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Antigen Presentation and T Cell Immunity

T cells play a pivotal role in the control and clearance of tumours. Evidence is accumulating that both CD4+ helper and CD8+ killer T cells frequently recognize neoantigen peptides derived from proteins encoded by mutated genes in tumours. This provides an exciting new rationale to therapeutically induce or boost these anti-tumour T cell responses to treat patients with previously incurable cancers.

Dendritic cells (DCs) control these T cell responses. We have identified multiple populations of DCs with unique surface antigen expression that possess the ability to present cutaneous tumour antigen to T cells, raising the possibility that a complex division of labour exists amongst DCs responsible for immunosurveillance of the skin. This concept is being further examined so that it can be exploited for optimal delivery of vaccine antigen to the skin to promote enhanced anti-tumour T cell immunity. These vaccines will be used in conjunction with standard cancer treatments such as surgery, chemotherapy and radiotherapy as well as clinically approved antibodies that "take the brakes" off T cell immunity to "accelerate" tumour clearance. 

Natural Killer Cell Immunotherapy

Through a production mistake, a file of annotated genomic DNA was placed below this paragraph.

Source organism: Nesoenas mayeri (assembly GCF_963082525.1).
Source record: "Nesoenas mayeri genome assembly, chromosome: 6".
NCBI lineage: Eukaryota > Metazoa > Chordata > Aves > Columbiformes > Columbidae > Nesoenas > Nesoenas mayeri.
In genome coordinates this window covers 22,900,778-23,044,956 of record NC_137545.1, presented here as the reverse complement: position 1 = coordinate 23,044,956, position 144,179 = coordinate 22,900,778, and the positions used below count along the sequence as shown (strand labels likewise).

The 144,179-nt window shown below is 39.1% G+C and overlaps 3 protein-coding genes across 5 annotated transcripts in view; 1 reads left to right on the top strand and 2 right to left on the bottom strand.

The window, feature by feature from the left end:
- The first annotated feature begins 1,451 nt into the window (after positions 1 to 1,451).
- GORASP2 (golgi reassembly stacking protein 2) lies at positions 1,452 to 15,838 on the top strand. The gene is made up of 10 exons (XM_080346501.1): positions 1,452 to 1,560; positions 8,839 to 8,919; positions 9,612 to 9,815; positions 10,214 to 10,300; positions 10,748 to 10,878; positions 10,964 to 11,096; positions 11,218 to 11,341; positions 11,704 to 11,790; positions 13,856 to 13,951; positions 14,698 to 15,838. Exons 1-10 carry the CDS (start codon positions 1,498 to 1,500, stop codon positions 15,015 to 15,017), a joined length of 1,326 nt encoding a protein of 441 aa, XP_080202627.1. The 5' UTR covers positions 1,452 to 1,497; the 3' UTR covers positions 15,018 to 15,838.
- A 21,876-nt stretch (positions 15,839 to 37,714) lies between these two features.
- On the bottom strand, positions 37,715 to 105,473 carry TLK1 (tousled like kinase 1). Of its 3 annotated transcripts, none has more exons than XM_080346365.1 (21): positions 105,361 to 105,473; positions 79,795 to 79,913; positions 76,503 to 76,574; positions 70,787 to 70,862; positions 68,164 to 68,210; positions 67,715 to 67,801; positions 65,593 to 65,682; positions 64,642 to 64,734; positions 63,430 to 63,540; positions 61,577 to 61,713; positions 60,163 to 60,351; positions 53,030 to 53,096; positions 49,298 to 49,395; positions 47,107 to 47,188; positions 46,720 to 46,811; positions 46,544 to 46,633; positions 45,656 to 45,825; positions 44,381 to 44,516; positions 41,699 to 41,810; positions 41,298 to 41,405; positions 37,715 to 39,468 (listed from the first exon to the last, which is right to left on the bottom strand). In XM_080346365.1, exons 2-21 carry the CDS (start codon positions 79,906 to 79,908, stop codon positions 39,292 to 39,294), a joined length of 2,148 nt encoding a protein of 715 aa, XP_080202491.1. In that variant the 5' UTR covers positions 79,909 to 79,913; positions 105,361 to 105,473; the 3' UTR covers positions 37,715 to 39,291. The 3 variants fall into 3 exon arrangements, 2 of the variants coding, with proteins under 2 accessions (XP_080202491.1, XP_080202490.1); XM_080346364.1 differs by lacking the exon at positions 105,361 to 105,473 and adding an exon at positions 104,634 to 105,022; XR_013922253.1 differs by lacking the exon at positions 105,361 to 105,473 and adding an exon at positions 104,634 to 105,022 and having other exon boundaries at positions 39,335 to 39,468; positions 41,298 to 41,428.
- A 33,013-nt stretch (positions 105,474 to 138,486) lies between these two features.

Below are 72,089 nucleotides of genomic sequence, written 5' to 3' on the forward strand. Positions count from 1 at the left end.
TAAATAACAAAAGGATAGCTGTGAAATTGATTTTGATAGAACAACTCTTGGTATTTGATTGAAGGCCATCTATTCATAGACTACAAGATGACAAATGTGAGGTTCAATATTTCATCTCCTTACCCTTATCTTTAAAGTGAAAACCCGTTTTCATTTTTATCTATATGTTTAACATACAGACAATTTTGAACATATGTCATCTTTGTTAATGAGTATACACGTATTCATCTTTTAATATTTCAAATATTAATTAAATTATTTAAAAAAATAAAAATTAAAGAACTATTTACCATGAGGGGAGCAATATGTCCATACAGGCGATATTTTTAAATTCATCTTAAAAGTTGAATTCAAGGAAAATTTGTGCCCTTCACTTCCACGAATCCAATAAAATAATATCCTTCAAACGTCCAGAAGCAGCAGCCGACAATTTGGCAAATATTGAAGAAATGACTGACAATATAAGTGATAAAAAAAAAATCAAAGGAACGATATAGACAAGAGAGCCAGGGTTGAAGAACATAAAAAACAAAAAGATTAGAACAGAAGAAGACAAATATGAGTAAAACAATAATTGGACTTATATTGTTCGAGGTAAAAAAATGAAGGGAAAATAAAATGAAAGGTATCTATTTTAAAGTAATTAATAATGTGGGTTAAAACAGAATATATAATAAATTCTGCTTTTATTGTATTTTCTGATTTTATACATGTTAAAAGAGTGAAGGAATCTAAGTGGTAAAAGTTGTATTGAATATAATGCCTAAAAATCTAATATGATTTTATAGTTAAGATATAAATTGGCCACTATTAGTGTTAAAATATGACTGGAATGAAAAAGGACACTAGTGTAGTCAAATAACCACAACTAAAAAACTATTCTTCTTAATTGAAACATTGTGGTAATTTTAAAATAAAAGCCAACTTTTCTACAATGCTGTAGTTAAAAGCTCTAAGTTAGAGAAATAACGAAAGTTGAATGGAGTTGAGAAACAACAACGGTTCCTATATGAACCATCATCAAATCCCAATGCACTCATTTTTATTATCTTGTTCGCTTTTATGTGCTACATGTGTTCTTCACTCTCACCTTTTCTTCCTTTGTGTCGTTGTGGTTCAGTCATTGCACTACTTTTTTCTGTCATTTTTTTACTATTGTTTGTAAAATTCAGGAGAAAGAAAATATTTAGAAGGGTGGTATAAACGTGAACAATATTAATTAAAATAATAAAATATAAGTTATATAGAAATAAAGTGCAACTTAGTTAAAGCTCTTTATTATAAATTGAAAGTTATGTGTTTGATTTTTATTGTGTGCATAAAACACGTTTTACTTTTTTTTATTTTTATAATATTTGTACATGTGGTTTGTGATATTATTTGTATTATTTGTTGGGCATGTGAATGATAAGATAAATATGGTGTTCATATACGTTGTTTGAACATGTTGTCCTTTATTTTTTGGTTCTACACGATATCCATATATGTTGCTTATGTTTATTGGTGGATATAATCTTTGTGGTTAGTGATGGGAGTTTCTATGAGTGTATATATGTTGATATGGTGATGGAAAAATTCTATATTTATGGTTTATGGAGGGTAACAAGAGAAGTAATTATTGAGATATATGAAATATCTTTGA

Due to their ability to target a wide range of different cancers, natural killer (NK) cells are ideal candidates for immunotherapy. Clinically, both increased NK cell activity and NK cell infiltration of tumour sites has been associated with reduced risk of cancer and better prognosis. In recipients of allogeneic haematopoietic cell transplantation, NK cell alloreactivity has been associated with reduced leukaemic relapse, enhanced engraftment and reduced graft versus host disease. It's becoming increasingly clear that subsets of NK cells exist that differ in their capacity to lyse targets, produce cytokines, proliferate and survive. We, and others, have demonstrated that cytomegalovirus (CMV) infection has the ability to reconfigure the NK cell compartment and promote the expansion of functionally distinct subsets. So far, this phenomenon has been demonstrated to occur only with CMV infection and the mechanisms driving it remain unknown. Our previous research has characterised several subsets of NK cells that expand in the context of CMV infection. These NK cells display a mature phenotype, have increased functional capabilities, increased potential to mediate antibody dependent responses, increased survival capacity and the potential to be long lived. Clinically, CMV infection has been associated with reduced risk of leukaemic relapse and improved overall survival in transplant recipients. This research program focuses on determining how best to manipulate the NK cell compartment to generate the best NK cell subsets capable of eliminating cancer and gain an enhanced understanding of the mechanisms responsible for improved NK cell anti-tumour immunity. These findings will provide the foundation for the development of novel immune based therapies that can be utilised in the clinic to treat patients with cancer and improve overall survival.